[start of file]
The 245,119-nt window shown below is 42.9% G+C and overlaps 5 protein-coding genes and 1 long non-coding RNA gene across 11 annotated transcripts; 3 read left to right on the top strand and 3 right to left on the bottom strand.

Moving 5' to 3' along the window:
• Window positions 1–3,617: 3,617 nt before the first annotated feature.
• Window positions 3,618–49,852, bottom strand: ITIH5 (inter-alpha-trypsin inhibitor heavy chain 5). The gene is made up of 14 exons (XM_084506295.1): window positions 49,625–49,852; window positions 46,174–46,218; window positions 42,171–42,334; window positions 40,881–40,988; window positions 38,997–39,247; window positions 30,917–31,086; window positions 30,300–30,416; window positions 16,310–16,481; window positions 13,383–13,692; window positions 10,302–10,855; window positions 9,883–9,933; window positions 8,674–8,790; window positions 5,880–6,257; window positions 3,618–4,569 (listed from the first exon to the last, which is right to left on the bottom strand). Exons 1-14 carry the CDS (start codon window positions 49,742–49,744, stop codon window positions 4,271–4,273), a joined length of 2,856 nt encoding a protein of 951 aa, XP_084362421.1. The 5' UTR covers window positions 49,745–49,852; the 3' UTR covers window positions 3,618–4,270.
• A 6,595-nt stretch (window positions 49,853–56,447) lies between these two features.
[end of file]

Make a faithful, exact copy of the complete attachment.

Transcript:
The 245,119-nt window shown below is 42.9% G+C and overlaps 5 protein-coding genes and 1 long non-coding RNA gene across 11 annotated transcripts; 3 read left to right on the top strand and 3 right to left on the bottom strand.

Moving 5' to 3' along the window:
• Window positions 1–3,617: 3,617 nt before the first annotated feature.
• Window positions 3,618–49,852, bottom strand: ITIH5 (inter-alpha-trypsin inhibitor heavy chain 5). The gene is made up of 14 exons (XM_084506295.1): window positions 49,625–49,852; window positions 46,174–46,218; window positions 42,171–42,334; window positions 40,881–40,988; window positions 38,997–39,247; window positions 30,917–31,086; window positions 30,300–30,416; window positions 16,310–16,481; window positions 13,383–13,692; window positions 10,302–10,855; window positions 9,883–9,933; window positions 8,674–8,790; window positions 5,880–6,257; window positions 3,618–4,569 (listed from the first exon to the last, which is right to left on the bottom strand). Exons 1-14 carry the CDS (start codon window positions 49,742–49,744, stop codon window positions 4,271–4,273), a joined length of 2,856 nt encoding a protein of 951 aa, XP_084362421.1. The 5' UTR covers window positions 49,745–49,852; the 3' UTR covers window positions 3,618–4,270.
• A 6,595-nt stretch (window positions 49,853–56,447) lies between these two features.